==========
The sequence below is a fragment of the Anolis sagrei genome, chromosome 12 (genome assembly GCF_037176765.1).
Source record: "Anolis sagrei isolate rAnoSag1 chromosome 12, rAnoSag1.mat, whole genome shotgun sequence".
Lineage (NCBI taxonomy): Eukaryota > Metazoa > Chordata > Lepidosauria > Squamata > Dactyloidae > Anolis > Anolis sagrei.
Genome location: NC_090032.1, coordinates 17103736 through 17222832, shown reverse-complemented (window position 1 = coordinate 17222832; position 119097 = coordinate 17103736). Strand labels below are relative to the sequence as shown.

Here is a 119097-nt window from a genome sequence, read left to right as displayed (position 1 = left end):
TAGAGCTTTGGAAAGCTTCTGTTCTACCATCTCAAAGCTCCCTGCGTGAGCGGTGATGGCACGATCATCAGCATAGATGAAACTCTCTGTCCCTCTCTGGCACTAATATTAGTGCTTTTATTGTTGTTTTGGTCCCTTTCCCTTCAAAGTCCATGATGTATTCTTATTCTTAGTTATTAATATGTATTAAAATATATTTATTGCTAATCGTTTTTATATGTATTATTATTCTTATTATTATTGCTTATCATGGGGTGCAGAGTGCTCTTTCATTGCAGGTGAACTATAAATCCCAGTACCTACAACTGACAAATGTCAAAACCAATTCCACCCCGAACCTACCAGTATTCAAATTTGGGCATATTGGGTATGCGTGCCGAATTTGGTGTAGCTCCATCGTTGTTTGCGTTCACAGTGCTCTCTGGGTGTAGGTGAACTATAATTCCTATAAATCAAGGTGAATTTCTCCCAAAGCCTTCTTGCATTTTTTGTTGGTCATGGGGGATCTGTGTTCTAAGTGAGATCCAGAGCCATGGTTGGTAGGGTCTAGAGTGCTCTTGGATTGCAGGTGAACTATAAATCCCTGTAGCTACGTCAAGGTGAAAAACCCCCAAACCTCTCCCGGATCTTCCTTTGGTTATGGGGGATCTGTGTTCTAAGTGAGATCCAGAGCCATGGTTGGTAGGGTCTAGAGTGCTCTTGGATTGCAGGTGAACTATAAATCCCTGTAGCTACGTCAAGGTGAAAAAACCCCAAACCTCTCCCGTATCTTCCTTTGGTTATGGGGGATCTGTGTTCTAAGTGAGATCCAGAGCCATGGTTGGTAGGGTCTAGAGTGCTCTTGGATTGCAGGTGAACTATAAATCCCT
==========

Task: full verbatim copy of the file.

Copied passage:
The sequence below is a fragment of the Anolis sagrei genome, chromosome 12 (genome assembly GCF_037176765.1).
Source record: "Anolis sagrei isolate rAnoSag1 chromosome 12, rAnoSag1.mat, whole genome shotgun sequence".
Lineage (NCBI taxonomy): Eukaryota > Metazoa > Chordata > Lepidosauria > Squamata > Dactyloidae > Anolis > Anolis sagrei.
Genome location: NC_090032.1, coordinates 17103736 through 17222832, shown reverse-complemented (window position 1 = coordinate 17222832; position 119097 = coordinate 17103736). Strand labels below are relative to the sequence as shown.

Here is a 119097-nt window from a genome sequence, read left to right as displayed (position 1 = left end):
TAGAGCTTTGGAAAGCTTCTGTTCTACCATCTCAAAGCTCCCTGCGTGAGCGGTGATGGCACGATCATCAGCATAGATGAAACTCTCTGTCCCTCTCTGGCACTAATATTAGTGCTTTTATTGTTGTTTTGGTCCCTTTCCCTTCAAAGTCCATGATGTATTCTTATTCTTAGTTATTAATATGTATTAAAATATATTTATTGCTAATCGTTTTTATATGTATTATTATTCTTATTATTATTGCTTATCATGGGGTGCAGAGTGCTCTTTCATTGCAGGTGAACTATAAATCCCAGTACCTACAACTGACAAATGTCAAAACCAATTCCACCCCGAACCTACCAGTATTCAAATTTGGGCATATTGGGTATGCGTGCCGAATTTGGTGTAGCTCCATCGTTGTTTGCGTTCACAGTGCTCTCTGGGTGTAGGTGAACTATAATTCCTATAAATCAAGGTGAATTTCTCCCAAAGCCTTCTTGCATTTTTTGTTGGTCATGGGGGATCTGTGTTCTAAGTGAGATCCAGAGCCATGGTTGGTAGGGTCTAGAGTGCTCTTGGATTGCAGGTGAACTATAAATCCCTGTAGCTACGTCAAGGTGAAAAACCCCCAAACCTCTCCCGGATCTTCCTTTGGTTATGGGGGATCTGTGTTCTAAGTGAGATCCAGAGCCATGGTTGGTAGGGTCTAGAGTGCTCTTGGATTGCAGGTGAACTATAAATCCCTGTAGCTACGTCAAGGTGAAAAAACCCCAAACCTCTCCCGTATCTTCCTTTGGTTATGGGGGATCTGTGTTCTAAGTGAGATCCAGAGCCATGGTTGGTAGGGTCTAGAGTGCTCTTGGATTGCAGGTGAACTATAAATCCCT